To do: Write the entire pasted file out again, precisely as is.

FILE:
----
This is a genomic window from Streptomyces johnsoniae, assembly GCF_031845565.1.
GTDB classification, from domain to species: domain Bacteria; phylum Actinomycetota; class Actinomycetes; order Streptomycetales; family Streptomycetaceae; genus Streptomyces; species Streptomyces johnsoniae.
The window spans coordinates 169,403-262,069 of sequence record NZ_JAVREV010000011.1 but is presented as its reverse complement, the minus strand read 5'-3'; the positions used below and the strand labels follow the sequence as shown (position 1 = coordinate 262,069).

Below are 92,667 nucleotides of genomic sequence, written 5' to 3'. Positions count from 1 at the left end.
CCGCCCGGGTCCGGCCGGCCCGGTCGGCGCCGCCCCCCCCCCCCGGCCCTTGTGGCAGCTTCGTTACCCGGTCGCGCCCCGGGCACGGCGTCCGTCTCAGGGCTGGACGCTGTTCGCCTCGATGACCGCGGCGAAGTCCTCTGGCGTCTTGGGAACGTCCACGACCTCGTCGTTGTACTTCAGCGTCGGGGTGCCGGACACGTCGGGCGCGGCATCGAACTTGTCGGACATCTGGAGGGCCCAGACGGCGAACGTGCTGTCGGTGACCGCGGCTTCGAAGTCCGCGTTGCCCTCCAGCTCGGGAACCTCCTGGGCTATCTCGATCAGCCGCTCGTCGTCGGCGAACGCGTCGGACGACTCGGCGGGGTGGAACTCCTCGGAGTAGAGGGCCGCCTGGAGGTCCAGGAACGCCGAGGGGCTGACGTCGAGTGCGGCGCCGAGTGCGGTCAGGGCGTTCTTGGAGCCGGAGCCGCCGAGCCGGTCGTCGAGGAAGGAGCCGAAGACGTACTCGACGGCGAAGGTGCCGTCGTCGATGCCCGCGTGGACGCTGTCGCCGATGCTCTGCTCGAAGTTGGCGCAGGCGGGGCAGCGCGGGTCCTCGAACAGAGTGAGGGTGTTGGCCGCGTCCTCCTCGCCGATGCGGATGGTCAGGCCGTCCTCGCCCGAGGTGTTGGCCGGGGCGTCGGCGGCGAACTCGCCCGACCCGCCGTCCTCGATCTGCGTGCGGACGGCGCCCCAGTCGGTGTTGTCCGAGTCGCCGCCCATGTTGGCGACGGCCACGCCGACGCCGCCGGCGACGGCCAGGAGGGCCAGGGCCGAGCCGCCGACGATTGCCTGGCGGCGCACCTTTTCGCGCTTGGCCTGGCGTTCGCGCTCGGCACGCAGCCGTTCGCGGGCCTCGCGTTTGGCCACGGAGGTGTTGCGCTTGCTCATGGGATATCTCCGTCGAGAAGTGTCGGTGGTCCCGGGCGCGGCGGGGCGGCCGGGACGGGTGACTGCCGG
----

This is a genomic window from Streptomyces johnsoniae, assembly GCF_031845565.1.
GTDB classification, from domain to species: domain Bacteria; phylum Actinomycetota; class Actinomycetes; order Streptomycetales; family Streptomycetaceae; genus Streptomyces; species Streptomyces johnsoniae.
The window spans coordinates 169,403-262,069 of sequence record NZ_JAVREV010000011.1 but is presented as its reverse complement, the minus strand read 5'-3'; the positions used below and the strand labels follow the sequence as shown (position 1 = coordinate 262,069).

Below are 92,667 nucleotides of genomic sequence, written 5' to 3'. Positions count from 1 at the left end.
CCGCCCGGGTCCGGCCGGCCCGGTCGGCGCCGCCCCCCCCCCCCGGCCCTTGTGGCAGCTTCGTTACCCGGTCGCGCCCCGGGCACGGCGTCCGTCTCAGGGCTGGACGCTGTTCGCCTCGATGACCGCGGCGAAGTCCTCTGGCGTCTTGGGAACGTCCACGACCTCGTCGTTGTACTTCAGCGTCGGGGTGCCGGACACGTCGGGCGCGGCATCGAACTTGTCGGACATCTGGAGGGCCCAGACGGCGAACGTGCTGTCGGTGACCGCGGCTTCGAAGTCCGCGTTGCCCTCCAGCTCGGGAACCTCCTGGGCTATCTCGATCAGCCGCTCGTCGTCGGCGAACGCGTCGGACGACTCGGCGGGGTGGAACTCCTCGGAGTAGAGGGCCGCCTGGAGGTCCAGGAACGCCGAGGGGCTGACGTCGAGTGCGGCGCCGAGTGCGGTCAGGGCGTTCTTGGAGCCGGAGCCGCCGAGCCGGTCGTCGAGGAAGGAGCCGAAGACGTACTCGACGGCGAAGGTGCCGTCGTCGATGCCCGCGTGGACGCTGTCGCCGATGCTCTGCTCGAAGTTGGCGCAGGCGGGGCAGCGCGGGTCCTCGAACAGAGTGAGGGTGTTGGCCGCGTCCTCCTCGCCGATGCGGATGGTCAGGCCGTCCTCGCCCGAGGTGTTGGCCGGGGCGTCGGCGGCGAACTCGCCCGACCCGCCGTCCTCGATCTGCGTGCGGACGGCGCCCCAGTCGGTGTTGTCCGAGTCGCCGCCCATGTTGGCGACGGCCACGCCGACGCCGCCGGCGACGGCCAGGAGGGCCAGGGCCGAGCCGCCGACGATTGCCTGGCGGCGCACCTTTTCGCGCTTGGCCTGGCGTTCGCGCTCGGCACGCAGCCGTTCGCGGGCCTCGCGTTTGGCCACGGAGGTGTTGCGCTTGCTCATGGGATATCTCCGTCGAGAAGTGTCGGTGGTCCCGGGCGCGGCGGGGCGGCCGGGACGGGTGACTGCCGG